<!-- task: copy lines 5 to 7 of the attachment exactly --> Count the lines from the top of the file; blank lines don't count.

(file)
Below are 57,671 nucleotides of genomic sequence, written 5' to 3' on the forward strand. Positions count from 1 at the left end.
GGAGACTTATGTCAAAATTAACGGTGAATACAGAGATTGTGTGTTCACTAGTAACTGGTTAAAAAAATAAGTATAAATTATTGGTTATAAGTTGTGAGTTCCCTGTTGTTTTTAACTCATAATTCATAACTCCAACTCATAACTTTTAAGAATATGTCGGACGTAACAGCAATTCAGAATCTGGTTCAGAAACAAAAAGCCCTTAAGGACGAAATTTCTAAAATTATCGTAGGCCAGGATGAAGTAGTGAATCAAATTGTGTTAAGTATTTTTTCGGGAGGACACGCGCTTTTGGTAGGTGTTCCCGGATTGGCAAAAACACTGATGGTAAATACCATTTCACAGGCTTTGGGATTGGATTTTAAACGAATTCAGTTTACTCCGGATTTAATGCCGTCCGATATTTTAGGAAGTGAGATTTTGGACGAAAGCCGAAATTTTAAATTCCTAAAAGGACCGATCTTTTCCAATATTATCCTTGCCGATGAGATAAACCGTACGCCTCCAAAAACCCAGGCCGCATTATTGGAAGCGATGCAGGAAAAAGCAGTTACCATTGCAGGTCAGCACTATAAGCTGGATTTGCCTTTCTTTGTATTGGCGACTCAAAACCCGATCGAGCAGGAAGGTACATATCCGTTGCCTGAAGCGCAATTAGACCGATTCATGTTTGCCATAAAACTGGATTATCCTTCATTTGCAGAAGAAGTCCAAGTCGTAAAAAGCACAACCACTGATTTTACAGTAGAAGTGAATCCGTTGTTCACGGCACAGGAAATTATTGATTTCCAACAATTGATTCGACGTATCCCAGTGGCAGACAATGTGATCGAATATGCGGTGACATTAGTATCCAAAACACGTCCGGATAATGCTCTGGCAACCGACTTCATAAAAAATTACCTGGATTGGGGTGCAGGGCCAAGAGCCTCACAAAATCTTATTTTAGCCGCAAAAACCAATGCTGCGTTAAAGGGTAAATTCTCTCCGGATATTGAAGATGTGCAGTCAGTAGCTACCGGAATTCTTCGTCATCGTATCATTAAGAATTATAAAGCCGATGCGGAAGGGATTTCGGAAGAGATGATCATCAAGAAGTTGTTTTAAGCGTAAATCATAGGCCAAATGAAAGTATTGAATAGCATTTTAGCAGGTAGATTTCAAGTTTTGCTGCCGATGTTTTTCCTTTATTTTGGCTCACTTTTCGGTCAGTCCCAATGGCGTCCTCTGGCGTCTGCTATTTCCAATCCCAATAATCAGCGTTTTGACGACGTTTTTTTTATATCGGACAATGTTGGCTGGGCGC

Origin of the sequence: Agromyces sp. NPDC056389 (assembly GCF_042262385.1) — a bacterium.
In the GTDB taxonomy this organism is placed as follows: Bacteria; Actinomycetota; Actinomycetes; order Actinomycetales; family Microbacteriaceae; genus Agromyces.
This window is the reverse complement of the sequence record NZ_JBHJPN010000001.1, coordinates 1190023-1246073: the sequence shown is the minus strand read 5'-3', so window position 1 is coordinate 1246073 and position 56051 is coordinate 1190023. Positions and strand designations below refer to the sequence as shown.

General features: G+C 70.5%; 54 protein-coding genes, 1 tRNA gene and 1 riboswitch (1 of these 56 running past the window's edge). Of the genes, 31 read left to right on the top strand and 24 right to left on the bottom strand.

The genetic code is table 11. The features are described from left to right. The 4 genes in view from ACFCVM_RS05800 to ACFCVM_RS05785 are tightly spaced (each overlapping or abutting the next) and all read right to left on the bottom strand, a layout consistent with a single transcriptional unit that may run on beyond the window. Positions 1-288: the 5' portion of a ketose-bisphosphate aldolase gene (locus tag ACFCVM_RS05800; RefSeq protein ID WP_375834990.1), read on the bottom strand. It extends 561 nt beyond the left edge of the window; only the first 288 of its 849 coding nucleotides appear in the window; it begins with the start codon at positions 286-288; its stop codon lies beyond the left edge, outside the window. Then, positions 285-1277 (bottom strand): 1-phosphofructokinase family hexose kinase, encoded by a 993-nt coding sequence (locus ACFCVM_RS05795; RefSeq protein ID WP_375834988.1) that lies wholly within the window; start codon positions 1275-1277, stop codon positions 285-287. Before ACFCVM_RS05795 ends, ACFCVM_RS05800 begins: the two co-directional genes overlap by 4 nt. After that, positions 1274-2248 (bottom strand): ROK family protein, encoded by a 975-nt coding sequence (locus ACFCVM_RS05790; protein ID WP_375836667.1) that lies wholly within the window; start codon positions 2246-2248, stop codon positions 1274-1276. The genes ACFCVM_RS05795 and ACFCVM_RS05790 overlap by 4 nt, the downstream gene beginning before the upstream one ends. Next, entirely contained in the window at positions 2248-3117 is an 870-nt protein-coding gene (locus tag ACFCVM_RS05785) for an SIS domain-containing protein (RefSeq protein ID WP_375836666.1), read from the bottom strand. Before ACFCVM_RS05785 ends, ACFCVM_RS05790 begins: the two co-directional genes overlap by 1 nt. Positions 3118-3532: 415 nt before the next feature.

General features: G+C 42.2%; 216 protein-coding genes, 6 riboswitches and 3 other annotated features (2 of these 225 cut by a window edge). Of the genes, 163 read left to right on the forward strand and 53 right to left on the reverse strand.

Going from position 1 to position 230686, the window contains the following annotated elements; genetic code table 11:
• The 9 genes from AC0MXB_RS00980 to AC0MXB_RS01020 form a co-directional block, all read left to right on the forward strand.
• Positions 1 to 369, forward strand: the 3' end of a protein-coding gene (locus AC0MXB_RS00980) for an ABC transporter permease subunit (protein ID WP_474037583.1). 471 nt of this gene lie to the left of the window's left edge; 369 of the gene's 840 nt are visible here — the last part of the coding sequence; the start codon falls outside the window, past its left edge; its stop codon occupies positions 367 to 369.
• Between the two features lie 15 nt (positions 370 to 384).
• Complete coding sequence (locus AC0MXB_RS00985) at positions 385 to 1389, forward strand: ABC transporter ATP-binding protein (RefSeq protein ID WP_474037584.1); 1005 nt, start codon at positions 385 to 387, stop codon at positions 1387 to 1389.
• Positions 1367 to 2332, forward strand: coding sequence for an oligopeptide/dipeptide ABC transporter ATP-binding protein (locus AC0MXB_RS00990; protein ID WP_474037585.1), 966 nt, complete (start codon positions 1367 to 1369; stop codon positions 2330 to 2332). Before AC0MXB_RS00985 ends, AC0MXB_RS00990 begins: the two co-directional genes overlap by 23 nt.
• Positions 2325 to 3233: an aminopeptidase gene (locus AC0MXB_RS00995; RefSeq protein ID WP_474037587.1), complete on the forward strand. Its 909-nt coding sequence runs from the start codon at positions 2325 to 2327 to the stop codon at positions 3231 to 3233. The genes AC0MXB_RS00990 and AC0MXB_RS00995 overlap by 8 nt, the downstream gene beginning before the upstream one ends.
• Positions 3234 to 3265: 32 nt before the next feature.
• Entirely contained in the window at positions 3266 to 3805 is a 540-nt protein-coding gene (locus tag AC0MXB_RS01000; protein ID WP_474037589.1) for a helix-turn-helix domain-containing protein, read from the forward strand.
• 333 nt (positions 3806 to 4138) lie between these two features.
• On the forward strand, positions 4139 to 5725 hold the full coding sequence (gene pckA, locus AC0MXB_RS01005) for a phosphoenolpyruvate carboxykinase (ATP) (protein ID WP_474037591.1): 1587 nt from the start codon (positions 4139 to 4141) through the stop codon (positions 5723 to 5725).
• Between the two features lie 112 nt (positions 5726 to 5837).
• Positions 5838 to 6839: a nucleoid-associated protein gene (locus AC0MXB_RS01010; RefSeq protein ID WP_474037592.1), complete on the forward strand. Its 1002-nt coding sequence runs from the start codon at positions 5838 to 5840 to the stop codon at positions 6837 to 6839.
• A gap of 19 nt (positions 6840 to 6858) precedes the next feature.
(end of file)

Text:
This window is the reverse complement of the sequence record NZ_JBHJPN010000001.1, coordinates 1190023-1246073: the sequence shown is the minus strand read 5'-3', so window position 1 is coordinate 1246073 and position 56051 is coordinate 1190023. Positions and strand designations below refer to the sequence as shown.

General features: G+C 70.5%; 54 protein-coding genes, 1 tRNA gene and 1 riboswitch (1 of these 56 running past the window's edge). Of the genes, 31 read left to right on the top strand and 24 right to left on the bottom strand.

The genetic code is table 11. The features are described from left to right. The 4 genes in view from ACFCVM_RS05800 to ACFCVM_RS05785 are tightly spaced (each overlapping or abutting the next) and all read right to left on the bottom strand, a layout consistent with a single transcriptional unit that may run on beyond the window. Positions 1-288: the 5' portion of a ketose-bisphosphate aldolase gene (locus tag ACFCVM_RS05800; RefSeq protein ID WP_375834990.1), read on the bottom strand. It extends 561 nt beyond the left edge of the window; only the first 288 of its 849 coding nucleotides appear in the window; it begins with the start codon at positions 286-288; its stop codon lies beyond the left edge, outside the window. Then, positions 285-1277 (bottom strand): 1-phosphofructokinase family hexose kinase, encoded by a 993-nt coding sequence (locus ACFCVM_RS05795; RefSeq protein ID WP_375834988.1) that lies wholly within the window; start codon positions 1275-1277, stop codon positions 285-287. Before ACFCVM_RS05795 ends, ACFCVM_RS05800 begins: the two co-directional genes overlap by 4 nt. After that, positions 1274-2248 (bottom strand): ROK family protein, encoded by a 975-nt coding sequence (locus ACFCVM_RS05790; protein ID WP_375836667.1) that lies wholly within the window; start codon positions 2246-2248, stop codon positions 1274-1276. The genes ACFCVM_RS05795 and ACFCVM_RS05790 overlap by 4 nt, the downstream gene beginning before the upstream one ends. Next, entirely contained in the window at positions 2248-3117 is an 870-nt protein-coding gene (locus tag ACFCVM_RS05785) for an SIS domain-containing protein (RefSeq protein ID WP_375836666.1), read from the bottom strand. Before ACFCVM_RS05785 ends, ACFCVM_RS05790 begins: the two co-directional genes overlap by 1 nt. Positions 3118-3532: 415 nt before the next feature.